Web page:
Geographical location

The Fehmarn Belt (Danish: Femern, formerly furthermore Bælt ) is about 18 km wide strait between the south coast of Lolland and Fehmarn in the western Baltic Sea, it connects as sea the Great Belt and Bay of Kiel as Kiel- Baltic - way with the waters of the Bay of Mecklenburg and the eastern Baltic (see also Kadetrinne ). The German and Danish government decided in June 2007, a joint construction project to cross the Fehmarn Belt. The Danish Parliament spoke out on February 1, 2011 for the construction of the Fehmarn Belt Tunnel from.


Approximately in the middle between the two islands runs a 9 km wide strip with water depths of 20-30 meters. The currents in the Fehmarn Belt are primarily drift currents, which are caused by the wind and are dependent on the prevailing wind over the Baltic Sea. The influence of tidal currents is small (no more than 0.2 to 0.3 nautical miles per hour).


By ship the Fehmarn Belt of the bird's flight Puttgarden- Rodby is crossed.

On June 29, 2007 the Governments of Denmark and Germany agreed after years of discussion on the construction of a Fehmarn Belt fixed link. Construction of the approximately 19 kilometer link ( bridge or tunnel ) between Puttgarden on the Baltic island of Fehmarn and the Danish island of Lolland Rodby on to be in 2012. The 5.5 billion -euro building, whose cost will take over most of Denmark, is to be completed by 2018. On September 3, signed in 2008, the then Minister of Transport of Germany and Denmark, Wolfgang Tiefensee and Carina Christensen in Copenhagen the Treaty establishing a Fehmarn Belt fixed link. After recalculation of the cost in 2010 is again increasingly discussed the tunnel solution.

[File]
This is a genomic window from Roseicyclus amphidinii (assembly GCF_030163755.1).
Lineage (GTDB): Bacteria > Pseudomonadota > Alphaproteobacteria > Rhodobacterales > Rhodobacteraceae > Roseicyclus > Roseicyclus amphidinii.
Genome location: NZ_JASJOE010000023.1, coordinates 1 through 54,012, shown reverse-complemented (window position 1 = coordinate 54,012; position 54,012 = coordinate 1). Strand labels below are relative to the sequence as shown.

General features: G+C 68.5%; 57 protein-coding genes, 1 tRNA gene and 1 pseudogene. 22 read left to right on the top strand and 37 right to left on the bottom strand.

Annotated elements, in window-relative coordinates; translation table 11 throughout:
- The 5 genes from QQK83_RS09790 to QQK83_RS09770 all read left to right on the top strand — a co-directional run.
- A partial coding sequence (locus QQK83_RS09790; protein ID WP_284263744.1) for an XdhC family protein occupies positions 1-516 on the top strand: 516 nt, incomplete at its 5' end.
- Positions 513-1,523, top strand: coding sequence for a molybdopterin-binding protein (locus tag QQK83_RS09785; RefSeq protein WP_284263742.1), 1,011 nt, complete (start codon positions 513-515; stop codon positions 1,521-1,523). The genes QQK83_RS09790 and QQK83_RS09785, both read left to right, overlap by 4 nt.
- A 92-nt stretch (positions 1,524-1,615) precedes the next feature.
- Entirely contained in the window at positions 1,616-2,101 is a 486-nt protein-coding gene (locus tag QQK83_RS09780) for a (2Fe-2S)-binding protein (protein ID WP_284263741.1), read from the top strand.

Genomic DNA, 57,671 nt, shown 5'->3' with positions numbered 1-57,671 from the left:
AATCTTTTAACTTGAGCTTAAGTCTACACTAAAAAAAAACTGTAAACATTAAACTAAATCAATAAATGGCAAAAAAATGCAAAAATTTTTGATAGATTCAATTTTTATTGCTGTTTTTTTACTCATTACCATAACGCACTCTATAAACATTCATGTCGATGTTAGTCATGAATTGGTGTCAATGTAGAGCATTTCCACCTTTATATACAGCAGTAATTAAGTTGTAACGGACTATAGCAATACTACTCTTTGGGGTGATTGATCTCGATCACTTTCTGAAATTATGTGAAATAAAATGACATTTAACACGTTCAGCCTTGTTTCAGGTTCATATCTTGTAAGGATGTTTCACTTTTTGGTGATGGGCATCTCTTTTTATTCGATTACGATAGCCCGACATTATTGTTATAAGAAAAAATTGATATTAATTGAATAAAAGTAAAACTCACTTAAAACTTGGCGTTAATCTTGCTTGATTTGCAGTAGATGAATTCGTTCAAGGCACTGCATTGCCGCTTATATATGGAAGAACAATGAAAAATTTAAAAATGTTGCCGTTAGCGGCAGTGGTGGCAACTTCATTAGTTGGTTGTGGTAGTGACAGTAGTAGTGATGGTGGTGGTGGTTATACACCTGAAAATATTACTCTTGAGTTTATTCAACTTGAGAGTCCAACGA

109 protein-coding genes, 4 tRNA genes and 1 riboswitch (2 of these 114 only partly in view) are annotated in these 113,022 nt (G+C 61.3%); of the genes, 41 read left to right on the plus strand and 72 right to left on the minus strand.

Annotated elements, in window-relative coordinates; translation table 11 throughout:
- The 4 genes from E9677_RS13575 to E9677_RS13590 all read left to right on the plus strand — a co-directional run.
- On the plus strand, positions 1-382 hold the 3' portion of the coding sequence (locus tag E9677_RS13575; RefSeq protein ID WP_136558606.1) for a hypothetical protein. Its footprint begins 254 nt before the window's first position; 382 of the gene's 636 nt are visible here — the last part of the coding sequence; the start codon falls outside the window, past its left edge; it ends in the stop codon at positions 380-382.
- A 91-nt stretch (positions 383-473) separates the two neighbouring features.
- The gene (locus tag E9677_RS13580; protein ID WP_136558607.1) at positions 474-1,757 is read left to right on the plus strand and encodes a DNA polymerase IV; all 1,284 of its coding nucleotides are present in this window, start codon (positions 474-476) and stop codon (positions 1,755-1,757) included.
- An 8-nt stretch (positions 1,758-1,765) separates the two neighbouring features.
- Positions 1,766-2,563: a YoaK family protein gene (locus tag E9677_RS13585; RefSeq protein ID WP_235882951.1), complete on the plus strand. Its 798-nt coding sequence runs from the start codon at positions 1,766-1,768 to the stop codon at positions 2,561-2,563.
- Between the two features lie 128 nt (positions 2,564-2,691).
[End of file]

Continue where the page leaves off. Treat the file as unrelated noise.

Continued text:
In 2005 Christof wall ratchet swam across the Fehmarn Belt in a time of 5 hours 11 minutes and since then holds the world record for the solo crossing of the Fehmarn Belt. On August 29, 2012 broke Bruno Baumgartner from Switzerland the previous record with a time of 4 hours and 53 minutes.

Shipwrecks in the Fehmarn Belt

On July 26, 1932, the sailing school ship Niobe capsized by an unforeseeable Gewitterböe and sank in a few minutes.

On 28 October 2007, the registered in Slovakia Turkish freighter Omer N capsized far from unknown causes 15 nautical miles west of the Danish city Gedser. Three crew members were rescued, four are only found dead. Four other people are still missing.